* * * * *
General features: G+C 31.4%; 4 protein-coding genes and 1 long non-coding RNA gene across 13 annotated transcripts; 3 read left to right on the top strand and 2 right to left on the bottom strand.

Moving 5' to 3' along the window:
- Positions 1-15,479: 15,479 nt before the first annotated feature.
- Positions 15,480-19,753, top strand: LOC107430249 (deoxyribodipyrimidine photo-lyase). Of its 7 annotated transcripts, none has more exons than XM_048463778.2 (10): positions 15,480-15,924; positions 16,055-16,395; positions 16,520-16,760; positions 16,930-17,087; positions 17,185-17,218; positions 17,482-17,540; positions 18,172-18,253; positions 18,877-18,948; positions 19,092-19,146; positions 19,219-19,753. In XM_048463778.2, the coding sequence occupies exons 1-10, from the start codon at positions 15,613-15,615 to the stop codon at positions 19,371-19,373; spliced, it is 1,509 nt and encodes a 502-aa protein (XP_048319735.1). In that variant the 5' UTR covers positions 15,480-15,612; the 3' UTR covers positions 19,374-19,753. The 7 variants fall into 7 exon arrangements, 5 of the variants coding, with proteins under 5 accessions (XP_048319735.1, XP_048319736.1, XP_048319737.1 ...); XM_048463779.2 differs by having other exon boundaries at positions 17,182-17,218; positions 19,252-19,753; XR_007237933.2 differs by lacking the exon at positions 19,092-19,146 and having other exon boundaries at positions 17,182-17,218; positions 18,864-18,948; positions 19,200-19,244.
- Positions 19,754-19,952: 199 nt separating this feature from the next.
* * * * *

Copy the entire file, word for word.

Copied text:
General features: G+C 31.4%; 4 protein-coding genes and 1 long non-coding RNA gene across 13 annotated transcripts; 3 read left to right on the top strand and 2 right to left on the bottom strand.

Moving 5' to 3' along the window:
- Positions 1-15,479: 15,479 nt before the first annotated feature.
- Positions 15,480-19,753, top strand: LOC107430249 (deoxyribodipyrimidine photo-lyase). Of its 7 annotated transcripts, none has more exons than XM_048463778.2 (10): positions 15,480-15,924; positions 16,055-16,395; positions 16,520-16,760; positions 16,930-17,087; positions 17,185-17,218; positions 17,482-17,540; positions 18,172-18,253; positions 18,877-18,948; positions 19,092-19,146; positions 19,219-19,753. In XM_048463778.2, the coding sequence occupies exons 1-10, from the start codon at positions 15,613-15,615 to the stop codon at positions 19,371-19,373; spliced, it is 1,509 nt and encodes a 502-aa protein (XP_048319735.1). In that variant the 5' UTR covers positions 15,480-15,612; the 3' UTR covers positions 19,374-19,753. The 7 variants fall into 7 exon arrangements, 5 of the variants coding, with proteins under 5 accessions (XP_048319735.1, XP_048319736.1, XP_048319737.1 ...); XM_048463779.2 differs by having other exon boundaries at positions 17,182-17,218; positions 19,252-19,753; XR_007237933.2 differs by lacking the exon at positions 19,092-19,146 and having other exon boundaries at positions 17,182-17,218; positions 18,864-18,948; positions 19,200-19,244.
- Positions 19,754-19,952: 199 nt separating this feature from the next.